in

a study calculates the annual purchasing power gain at “13 euros per household”

The company Asterès quantifies the annual effects of this proposal from Marine Le Pen and emphasizes that VAT is not the right tool to “defend purchasing power”.

In the middle of the campaign, the rise in inflation inspires the two finalists of the presidential elections, who have proposed numerous measures to protect the purchasing power of households… with varying degrees of effectiveness. In a study published this Wednesday, the company Asterès returns to the consequences of the Proposal by Marine Le Pen to reduce VAT on a basic needs package to zero.

The conclusion is clear: “little gain in purchasing powerare to be expected from this measure, whichdoesn’t seem like the ideal solutionAside from the legal feasibility of this trail, the company notes that removing VAT on bread, cereal-based products, milk, cheese, eggs, oils, fats, fruits and vegetables would theoretically result in a profit of “133 euros» for French households, «ie an increase in purchasing power of 0.3%However, part of this decrease would be absorbed by the actors in the chains, the study specifies: in the end, therefore, only 10% of the decrease would benefit households directly, which amounts to a purchasing power gain for households of 13 euros per year. .”ie 0.03% per household

ALSO SEE – “Inflation spirals out of control, VAT drop, TICPE…”: Marine Le Pen describes her purchasing power measures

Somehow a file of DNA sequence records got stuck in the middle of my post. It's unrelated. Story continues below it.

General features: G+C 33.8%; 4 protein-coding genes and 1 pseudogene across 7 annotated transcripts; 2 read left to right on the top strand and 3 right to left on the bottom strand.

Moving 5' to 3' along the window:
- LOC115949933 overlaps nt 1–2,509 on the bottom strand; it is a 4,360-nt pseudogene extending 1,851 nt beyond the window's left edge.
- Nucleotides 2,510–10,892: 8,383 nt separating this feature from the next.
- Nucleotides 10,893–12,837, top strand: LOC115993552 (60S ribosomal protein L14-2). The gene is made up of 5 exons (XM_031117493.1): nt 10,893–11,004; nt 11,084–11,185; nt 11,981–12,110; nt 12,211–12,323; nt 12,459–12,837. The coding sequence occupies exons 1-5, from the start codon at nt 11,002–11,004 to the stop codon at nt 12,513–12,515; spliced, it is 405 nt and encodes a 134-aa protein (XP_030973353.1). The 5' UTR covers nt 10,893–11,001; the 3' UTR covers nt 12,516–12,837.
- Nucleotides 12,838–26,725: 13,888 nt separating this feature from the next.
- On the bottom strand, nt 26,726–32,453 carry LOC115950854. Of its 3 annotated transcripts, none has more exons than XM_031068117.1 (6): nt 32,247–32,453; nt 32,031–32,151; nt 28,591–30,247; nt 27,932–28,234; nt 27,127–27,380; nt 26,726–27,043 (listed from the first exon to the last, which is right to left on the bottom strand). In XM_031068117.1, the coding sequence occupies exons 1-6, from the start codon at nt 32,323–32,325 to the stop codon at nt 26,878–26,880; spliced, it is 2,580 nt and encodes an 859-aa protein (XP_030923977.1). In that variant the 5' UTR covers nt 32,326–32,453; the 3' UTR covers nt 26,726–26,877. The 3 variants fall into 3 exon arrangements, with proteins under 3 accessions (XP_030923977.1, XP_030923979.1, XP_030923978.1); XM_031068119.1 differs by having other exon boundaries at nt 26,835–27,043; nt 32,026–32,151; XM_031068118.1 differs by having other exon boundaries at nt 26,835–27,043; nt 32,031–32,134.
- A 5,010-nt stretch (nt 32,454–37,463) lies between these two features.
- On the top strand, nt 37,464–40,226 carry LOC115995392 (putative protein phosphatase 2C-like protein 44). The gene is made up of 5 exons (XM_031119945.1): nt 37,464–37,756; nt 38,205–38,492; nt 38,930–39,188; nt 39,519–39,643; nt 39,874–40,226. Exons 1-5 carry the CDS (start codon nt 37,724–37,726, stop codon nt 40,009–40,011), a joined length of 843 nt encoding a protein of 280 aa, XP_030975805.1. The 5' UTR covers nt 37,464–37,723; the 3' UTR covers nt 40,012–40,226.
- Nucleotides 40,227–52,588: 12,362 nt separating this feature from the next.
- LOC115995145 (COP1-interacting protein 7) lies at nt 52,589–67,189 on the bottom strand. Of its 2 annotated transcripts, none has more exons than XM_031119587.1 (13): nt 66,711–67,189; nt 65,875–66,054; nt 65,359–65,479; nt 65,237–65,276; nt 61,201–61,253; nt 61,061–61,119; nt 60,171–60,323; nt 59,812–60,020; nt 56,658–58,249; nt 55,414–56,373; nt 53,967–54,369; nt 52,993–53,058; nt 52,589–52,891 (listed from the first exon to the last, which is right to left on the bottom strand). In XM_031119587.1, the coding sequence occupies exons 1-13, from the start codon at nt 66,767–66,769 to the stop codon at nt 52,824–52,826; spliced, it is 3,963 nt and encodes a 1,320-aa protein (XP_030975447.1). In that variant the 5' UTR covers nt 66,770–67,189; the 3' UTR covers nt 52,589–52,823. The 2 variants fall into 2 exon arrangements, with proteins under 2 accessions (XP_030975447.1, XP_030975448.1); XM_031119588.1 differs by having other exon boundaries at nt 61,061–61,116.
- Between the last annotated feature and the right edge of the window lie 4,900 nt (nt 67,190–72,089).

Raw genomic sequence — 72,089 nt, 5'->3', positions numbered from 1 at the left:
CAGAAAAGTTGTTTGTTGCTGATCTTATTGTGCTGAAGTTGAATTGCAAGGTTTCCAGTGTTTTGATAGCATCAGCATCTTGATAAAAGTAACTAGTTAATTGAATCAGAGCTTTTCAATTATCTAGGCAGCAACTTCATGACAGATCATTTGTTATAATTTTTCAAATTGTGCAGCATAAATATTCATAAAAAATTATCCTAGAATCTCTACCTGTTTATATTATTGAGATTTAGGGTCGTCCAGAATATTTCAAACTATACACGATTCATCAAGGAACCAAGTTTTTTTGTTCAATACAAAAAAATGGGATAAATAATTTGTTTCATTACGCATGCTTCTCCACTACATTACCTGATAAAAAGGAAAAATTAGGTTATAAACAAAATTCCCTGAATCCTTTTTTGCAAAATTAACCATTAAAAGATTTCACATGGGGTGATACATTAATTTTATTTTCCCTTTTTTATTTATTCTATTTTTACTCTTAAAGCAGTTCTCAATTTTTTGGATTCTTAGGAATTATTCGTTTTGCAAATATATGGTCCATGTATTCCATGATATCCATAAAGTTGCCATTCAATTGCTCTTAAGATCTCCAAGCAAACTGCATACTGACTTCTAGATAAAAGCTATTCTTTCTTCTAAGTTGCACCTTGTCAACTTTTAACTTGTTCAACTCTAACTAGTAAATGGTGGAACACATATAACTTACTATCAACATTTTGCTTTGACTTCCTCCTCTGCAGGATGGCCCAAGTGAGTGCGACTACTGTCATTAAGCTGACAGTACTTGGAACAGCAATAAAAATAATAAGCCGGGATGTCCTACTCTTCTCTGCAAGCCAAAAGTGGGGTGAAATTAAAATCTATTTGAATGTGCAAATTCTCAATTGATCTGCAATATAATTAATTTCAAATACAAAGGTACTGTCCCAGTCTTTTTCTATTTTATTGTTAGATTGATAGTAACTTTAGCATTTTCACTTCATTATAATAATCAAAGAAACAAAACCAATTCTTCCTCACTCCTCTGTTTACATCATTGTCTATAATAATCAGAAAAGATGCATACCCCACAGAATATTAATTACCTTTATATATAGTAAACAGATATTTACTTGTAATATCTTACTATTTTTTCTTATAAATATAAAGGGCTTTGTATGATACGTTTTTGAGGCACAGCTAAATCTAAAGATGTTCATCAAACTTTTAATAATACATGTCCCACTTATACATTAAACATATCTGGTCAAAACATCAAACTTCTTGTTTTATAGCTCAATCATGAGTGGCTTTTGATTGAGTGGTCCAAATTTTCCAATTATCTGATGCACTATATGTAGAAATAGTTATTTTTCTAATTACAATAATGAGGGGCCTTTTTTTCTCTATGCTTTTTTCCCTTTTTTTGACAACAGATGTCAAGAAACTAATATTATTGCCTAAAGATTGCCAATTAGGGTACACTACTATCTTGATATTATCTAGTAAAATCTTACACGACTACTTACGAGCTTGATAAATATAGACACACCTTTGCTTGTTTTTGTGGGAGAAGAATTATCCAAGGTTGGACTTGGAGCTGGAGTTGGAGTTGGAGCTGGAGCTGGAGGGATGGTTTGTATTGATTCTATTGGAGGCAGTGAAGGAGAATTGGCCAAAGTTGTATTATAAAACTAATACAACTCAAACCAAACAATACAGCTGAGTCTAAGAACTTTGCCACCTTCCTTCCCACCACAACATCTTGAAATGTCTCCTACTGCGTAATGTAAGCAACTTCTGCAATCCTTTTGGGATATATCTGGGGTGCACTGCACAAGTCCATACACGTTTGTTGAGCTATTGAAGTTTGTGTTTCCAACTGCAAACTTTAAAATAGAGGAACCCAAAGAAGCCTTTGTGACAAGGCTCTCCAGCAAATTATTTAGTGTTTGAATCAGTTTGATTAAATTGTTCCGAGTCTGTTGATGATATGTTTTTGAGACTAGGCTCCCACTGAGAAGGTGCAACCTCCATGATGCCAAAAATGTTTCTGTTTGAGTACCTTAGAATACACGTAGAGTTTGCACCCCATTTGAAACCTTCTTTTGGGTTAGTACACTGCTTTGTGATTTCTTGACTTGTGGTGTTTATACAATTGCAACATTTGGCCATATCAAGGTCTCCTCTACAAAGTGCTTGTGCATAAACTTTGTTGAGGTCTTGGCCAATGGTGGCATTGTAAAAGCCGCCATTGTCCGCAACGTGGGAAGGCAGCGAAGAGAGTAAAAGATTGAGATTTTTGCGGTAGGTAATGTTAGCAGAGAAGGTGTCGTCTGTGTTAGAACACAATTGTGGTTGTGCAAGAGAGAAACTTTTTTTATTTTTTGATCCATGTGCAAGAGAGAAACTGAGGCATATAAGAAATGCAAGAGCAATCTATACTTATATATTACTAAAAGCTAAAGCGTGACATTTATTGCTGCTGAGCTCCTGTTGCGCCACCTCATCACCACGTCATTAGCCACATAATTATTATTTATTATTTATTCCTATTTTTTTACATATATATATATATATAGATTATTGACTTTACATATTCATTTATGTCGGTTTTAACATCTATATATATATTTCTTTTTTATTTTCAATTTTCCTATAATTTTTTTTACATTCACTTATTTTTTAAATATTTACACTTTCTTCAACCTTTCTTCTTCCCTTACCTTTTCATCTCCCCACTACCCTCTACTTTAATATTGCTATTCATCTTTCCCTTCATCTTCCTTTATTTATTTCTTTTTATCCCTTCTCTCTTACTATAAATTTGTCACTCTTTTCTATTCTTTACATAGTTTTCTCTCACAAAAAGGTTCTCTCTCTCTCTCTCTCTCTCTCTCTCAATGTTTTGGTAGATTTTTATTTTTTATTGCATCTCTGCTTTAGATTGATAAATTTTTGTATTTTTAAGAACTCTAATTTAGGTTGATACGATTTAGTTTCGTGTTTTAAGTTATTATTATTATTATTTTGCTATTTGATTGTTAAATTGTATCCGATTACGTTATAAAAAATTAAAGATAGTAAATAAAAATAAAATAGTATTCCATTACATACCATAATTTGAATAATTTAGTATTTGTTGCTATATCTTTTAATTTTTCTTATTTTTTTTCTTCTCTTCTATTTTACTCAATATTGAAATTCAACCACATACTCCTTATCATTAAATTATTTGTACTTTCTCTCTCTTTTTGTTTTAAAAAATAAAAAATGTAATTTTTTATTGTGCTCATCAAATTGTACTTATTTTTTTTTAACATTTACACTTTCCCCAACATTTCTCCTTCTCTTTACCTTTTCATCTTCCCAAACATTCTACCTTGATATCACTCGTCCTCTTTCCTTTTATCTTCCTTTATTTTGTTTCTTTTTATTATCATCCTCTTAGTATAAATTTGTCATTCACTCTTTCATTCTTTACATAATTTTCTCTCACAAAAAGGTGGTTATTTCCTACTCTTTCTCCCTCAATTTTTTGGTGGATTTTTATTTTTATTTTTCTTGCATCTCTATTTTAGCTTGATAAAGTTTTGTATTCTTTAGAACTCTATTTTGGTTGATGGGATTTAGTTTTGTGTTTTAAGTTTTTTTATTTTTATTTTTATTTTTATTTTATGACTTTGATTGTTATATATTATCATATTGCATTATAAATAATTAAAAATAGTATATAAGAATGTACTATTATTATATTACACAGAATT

In detail, the profit would be 9 euros per year for the poorest 10% of households, and would rise to 19 euros for the richest 10%, Asterès specifies. Or an assettwice as high for wealthy householdsin value, and three times higher – 0.07% against 0.02% – in percentage for poor households. The ratio between the cost of the measure and its impact appears unfavourable: abolishing VAT would mean a resource loss of approximately€3.8 billion“a significant amount for the state that could otherwise be used, the company says. †If this amount were paid directly to the 10% of the poorest households, this would result in a purchasing power gain for these households of more than 10%‘ he calculates.

The disappointing precedent of restoration

For Marine Le Pen, abolishing VAT on a basic necessities package – the contours of which are still unclear – would help the poorest households confronted with inflation. The teams estimate the cost of this proposal between 3.5 and 4 billion euros. But the executive rejects this track, described as unfair and ineffective,”except it is very expensiveNot very targeted, it would benefit everyone, including those who don’t need it, and would have little effect on the most vulnerable, assured government spokesman Gabriel Attal on Thursday, defending rather than specific tools.

In the past, VAT cuts had only a limited effect on consumers’ purchasing power. The most convincing example comes from the catering industry: the change in the tax rate from 19.6% to 5.5% in July 2009 was not felt on the bills. †Thirty months after the VAT cut, prices have only fallen by 1.9% […]† The reform mainly benefited restaurant owners, who pocketed about 56% of the tax cut”, noted two economists from the IPP in an investigationin 2018.

A report 2015 of the Council on Mandatory Fees also emphasized that the gains were much greater for affluent households, logically more willing to go to the restaurant: “on all goods and services taxed at reduced rates, the total benefit is on average €720 for a household in the first decile compared to €2,015 for a household in the tenth decile“, we read in the document. Elements that, according to the authors, suggest that VAT is not a suitable redistribution instrument.


ALSO SEE – “Marine Le Pen’s program is the assured relegation of France”, says Jean Castex

Scarlet Nexus: As many Game Pass players as individual sales

The reasons behind Hamilton’s puzzling radio message to Melbourne